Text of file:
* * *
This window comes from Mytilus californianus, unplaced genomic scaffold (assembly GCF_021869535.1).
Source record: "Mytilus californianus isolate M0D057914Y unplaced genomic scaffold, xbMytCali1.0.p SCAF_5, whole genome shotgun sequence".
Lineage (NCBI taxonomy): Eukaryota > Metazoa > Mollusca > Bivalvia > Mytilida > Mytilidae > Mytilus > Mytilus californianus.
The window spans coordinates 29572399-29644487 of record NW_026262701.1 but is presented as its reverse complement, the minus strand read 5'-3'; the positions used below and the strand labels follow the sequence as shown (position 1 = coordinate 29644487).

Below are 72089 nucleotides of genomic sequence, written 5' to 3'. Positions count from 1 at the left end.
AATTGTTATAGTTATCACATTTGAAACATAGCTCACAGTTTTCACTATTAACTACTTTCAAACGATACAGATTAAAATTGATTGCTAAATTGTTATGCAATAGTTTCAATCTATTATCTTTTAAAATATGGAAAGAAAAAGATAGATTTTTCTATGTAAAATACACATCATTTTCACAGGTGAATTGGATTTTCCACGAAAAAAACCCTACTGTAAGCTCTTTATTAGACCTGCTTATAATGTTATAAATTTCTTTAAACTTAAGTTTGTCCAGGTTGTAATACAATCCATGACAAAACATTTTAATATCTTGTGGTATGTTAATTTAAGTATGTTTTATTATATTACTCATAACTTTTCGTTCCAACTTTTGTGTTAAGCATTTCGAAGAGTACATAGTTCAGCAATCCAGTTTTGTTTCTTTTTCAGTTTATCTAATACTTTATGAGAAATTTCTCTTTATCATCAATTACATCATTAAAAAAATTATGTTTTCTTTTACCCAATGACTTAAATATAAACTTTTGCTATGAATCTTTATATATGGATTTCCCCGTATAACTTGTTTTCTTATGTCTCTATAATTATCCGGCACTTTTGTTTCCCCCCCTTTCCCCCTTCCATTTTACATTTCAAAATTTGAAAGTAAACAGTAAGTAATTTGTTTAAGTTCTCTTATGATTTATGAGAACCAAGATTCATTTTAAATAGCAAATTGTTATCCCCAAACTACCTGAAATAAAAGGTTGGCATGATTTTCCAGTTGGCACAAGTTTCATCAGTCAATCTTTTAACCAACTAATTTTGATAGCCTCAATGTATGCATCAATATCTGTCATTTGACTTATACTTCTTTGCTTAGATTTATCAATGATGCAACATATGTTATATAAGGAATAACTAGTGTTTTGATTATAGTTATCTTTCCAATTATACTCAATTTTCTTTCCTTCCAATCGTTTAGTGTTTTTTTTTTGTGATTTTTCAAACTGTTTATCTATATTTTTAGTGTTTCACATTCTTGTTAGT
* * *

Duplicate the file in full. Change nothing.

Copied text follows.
This window comes from Mytilus californianus, unplaced genomic scaffold (assembly GCF_021869535.1).
Source record: "Mytilus californianus isolate M0D057914Y unplaced genomic scaffold, xbMytCali1.0.p SCAF_5, whole genome shotgun sequence".
Lineage (NCBI taxonomy): Eukaryota > Metazoa > Mollusca > Bivalvia > Mytilida > Mytilidae > Mytilus > Mytilus californianus.
The window spans coordinates 29572399-29644487 of record NW_026262701.1 but is presented as its reverse complement, the minus strand read 5'-3'; the positions used below and the strand labels follow the sequence as shown (position 1 = coordinate 29644487).

Below are 72089 nucleotides of genomic sequence, written 5' to 3'. Positions count from 1 at the left end.
AATTGTTATAGTTATCACATTTGAAACATAGCTCACAGTTTTCACTATTAACTACTTTCAAACGATACAGATTAAAATTGATTGCTAAATTGTTATGCAATAGTTTCAATCTATTATCTTTTAAAATATGGAAAGAAAAAGATAGATTTTTCTATGTAAAATACACATCATTTTCACAGGTGAATTGGATTTTCCACGAAAAAAACCCTACTGTAAGCTCTTTATTAGACCTGCTTATAATGTTATAAATTTCTTTAAACTTAAGTTTGTCCAGGTTGTAATACAATCCATGACAAAACATTTTAATATCTTGTGGTATGTTAATTTAAGTATGTTTTATTATATTACTCATAACTTTTCGTTCCAACTTTTGTGTTAAGCATTTCGAAGAGTACATAGTTCAGCAATCCAGTTTTGTTTCTTTTTCAGTTTATCTAATACTTTATGAGAAATTTCTCTTTATCATCAATTACATCATTAAAAAAATTATGTTTTCTTTTACCCAATGACTTAAATATAAACTTTTGCTATGAATCTTTATATATGGATTTCCCCGTATAACTTGTTTTCTTATGTCTCTATAATTATCCGGCACTTTTGTTTCCCCCCCTTTCCCCCTTCCATTTTACATTTCAAAATTTGAAAGTAAACAGTAAGTAATTTGTTTAAGTTCTCTTATGATTTATGAGAACCAAGATTCATTTTAAATAGCAAATTGTTATCCCCAAACTACCTGAAATAAAAGGTTGGCATGATTTTCCAGTTGGCACAAGTTTCATCAGTCAATCTTTTAACCAACTAATTTTGATAGCCTCAATGTATGCATCAATATCTGTCATTTGACTTATACTTCTTTGCTTAGATTTATCAATGATGCAACATATGTTATATAAGGAATAACTAGTGTTTTGATTATAGTTATCTTTCCAATTATACTCAATTTTCTTTCCTTCCAATCGTTTAGTGTTTTTTTTTTGTGATTTTTCAAACTGTTTATCTATATTTTTAGTGTTTCACATTCTTGTTAGT